From The Grindhouse Cinema Database
Since I'm a fan of exploitation/cult films I have to argue with lots of critics about why this movie is not as bad as many people think it is. To me, C.H.U.D. is not so much a monster movie as it is a detective movie with elements from sci-fi.
The story takes place in New York City where many people have mysteriously disappeared. Captain Bosch, a cop, tries to investigate this story with help from A.J., a homeless man who runs a shelter and discovers some items left by the Nuclear Regulatory Commission. Meanwhile, George Cooper, a photographer, is taking pictures of homeless people who live in the underground and notices strange wounds on the residents. This whole movie is essentially about investigation, it's not a gore-fest like Contamination or Zombi 2. That's why we see the monster for less than 20 minutes. The whole point of C.H.U.D. is not about seeing people get killed brutally by a big monster, but about government corruption.
In the middle of the story, Bosch discovers a document called C.H.U.D., so he asks Wilson, a corrupt man who works for Nuclear Regulatory Commission what it means. Wilson explains it stands for "Cannibalistic Humanoid Underground Dweller", but later we find out that it actually means "Contamination Hazard Urban Disposal". Yep, NRC decided to dispose all of their contaminated works in the underground, not knowing that there were people who live there, hence the homeless people turning into mutated creatures. At first, Wilson decides to do NOTHING at all to stop it, but later he tries to kill the monster with gas. Gee, I wonder what will happen to all the homeless people who live down there?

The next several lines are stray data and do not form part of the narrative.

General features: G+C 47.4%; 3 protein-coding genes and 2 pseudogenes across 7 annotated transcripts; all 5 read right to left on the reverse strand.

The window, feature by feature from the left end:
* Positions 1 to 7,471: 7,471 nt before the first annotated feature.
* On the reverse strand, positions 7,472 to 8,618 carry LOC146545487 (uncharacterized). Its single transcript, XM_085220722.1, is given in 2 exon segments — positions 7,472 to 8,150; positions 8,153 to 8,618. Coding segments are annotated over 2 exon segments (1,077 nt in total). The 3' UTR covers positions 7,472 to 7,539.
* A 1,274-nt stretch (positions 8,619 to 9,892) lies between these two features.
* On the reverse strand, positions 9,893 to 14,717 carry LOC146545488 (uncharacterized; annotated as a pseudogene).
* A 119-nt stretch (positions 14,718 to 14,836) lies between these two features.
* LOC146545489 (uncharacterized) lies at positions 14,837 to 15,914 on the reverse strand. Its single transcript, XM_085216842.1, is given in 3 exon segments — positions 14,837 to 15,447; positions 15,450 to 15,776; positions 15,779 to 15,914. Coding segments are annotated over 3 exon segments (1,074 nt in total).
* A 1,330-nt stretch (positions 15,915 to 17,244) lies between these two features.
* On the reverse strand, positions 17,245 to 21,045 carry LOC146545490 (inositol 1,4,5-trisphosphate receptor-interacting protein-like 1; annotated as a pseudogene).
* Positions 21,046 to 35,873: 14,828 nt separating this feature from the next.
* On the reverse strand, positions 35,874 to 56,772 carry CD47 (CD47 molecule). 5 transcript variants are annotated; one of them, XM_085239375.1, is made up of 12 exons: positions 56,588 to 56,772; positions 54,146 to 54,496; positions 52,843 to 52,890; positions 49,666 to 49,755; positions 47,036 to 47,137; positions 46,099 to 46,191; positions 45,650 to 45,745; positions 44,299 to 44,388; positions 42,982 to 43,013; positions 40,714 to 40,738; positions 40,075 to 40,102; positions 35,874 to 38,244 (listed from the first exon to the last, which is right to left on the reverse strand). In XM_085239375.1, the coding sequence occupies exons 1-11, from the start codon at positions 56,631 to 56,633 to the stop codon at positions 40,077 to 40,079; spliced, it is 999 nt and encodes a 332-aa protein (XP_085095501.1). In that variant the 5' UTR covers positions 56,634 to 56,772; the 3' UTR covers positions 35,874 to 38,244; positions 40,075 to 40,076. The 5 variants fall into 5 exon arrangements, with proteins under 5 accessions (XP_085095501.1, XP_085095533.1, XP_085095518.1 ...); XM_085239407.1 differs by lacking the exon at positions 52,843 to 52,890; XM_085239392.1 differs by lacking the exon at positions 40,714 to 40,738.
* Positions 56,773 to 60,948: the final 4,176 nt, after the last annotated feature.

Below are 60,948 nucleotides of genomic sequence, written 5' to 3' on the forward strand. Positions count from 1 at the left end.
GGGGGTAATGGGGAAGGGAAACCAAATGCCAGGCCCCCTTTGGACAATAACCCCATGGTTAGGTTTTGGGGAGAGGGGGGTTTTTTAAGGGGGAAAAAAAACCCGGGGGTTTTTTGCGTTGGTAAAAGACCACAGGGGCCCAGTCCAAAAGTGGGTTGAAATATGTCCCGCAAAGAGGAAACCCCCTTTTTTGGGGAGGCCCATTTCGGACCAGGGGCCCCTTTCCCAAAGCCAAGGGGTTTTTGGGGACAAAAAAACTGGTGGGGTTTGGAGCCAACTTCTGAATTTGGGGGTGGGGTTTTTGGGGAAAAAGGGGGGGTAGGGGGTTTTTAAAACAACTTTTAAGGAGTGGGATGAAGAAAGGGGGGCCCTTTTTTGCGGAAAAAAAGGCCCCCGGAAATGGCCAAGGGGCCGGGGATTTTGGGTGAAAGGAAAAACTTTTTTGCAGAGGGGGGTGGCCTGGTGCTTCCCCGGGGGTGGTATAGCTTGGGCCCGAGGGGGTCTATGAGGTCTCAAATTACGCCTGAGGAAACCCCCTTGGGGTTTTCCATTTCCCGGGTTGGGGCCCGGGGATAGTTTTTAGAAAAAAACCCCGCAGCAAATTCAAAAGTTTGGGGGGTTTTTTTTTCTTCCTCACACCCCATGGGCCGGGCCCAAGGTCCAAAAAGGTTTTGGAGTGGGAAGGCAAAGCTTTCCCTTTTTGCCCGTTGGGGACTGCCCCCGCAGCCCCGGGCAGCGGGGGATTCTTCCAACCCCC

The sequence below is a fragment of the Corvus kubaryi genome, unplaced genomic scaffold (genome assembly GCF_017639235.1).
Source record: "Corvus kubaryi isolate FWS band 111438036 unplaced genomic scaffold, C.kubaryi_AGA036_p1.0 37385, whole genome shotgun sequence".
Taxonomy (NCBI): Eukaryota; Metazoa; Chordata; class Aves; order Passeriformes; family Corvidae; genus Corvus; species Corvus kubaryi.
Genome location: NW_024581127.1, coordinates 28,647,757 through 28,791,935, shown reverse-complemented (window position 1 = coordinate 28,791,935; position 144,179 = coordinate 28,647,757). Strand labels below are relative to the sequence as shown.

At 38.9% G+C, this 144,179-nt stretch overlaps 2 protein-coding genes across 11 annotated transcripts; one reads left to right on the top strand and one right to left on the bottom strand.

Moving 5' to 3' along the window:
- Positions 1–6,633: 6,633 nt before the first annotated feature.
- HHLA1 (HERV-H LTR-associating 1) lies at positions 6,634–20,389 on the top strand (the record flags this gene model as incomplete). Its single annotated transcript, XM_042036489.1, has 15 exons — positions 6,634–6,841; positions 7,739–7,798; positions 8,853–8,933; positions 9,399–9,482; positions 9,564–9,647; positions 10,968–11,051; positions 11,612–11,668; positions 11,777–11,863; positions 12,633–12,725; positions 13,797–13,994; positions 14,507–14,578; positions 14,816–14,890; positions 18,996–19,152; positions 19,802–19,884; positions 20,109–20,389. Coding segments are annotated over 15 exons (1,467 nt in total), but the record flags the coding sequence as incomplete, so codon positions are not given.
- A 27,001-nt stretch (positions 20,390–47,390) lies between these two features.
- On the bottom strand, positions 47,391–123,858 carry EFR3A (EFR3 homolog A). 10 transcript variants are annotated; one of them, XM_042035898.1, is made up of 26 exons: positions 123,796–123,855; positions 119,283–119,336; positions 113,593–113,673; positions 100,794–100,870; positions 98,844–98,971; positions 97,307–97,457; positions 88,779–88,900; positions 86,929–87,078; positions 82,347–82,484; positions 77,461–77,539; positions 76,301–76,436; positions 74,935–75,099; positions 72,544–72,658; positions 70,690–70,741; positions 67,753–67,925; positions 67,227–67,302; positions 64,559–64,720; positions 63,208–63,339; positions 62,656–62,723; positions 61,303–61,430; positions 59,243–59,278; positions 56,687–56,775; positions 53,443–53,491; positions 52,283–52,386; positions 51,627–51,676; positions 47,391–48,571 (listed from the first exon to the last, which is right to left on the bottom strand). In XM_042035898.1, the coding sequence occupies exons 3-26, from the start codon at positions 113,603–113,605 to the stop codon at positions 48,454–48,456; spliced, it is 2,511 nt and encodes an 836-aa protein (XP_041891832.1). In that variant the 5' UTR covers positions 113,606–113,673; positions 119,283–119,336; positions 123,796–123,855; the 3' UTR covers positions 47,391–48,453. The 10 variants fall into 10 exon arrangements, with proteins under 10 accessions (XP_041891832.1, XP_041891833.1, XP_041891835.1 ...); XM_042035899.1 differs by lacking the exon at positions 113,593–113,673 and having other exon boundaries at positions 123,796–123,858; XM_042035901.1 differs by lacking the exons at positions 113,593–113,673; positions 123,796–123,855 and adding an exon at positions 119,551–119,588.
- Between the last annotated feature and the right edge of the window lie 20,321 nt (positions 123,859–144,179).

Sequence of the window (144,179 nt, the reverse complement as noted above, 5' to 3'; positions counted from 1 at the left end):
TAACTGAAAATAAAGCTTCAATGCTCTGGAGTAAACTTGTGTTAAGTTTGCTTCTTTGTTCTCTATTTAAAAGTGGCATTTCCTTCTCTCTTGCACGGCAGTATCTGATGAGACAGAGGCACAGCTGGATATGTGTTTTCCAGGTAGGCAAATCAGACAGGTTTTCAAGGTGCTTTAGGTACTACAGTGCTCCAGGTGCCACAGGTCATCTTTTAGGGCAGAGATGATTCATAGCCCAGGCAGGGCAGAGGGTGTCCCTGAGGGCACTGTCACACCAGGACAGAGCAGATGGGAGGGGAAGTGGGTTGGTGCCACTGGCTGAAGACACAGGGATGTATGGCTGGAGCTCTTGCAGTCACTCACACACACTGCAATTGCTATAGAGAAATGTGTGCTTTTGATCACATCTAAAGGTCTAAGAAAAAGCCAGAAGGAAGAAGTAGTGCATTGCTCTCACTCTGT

The acting is not that good in this film but luckily there's a character that I'm sure that everybody who watches it will love: A.J. He's the badass homeless man who dares to talk to the corrupt official from NRC. Actually, he reminds me of Casey from Teenage Mutant Ninja Turtles for some reason and the movie even reminds me of other sci-fi thrillers like Alien and They Live.
To sum it up, don't expect this film to be a bloodbath/gorefest and you will enjoy it. The build-up is slow but very effective. It's one of those films that you'll either love to the maximum level or you won't want to watch it again for the rest of your life.
Nuttawut Permpithak hails from Thailand. He spends his free time watching exploitation films (or any films from the past) writing articles, taking photos and reviewing films for GCDb.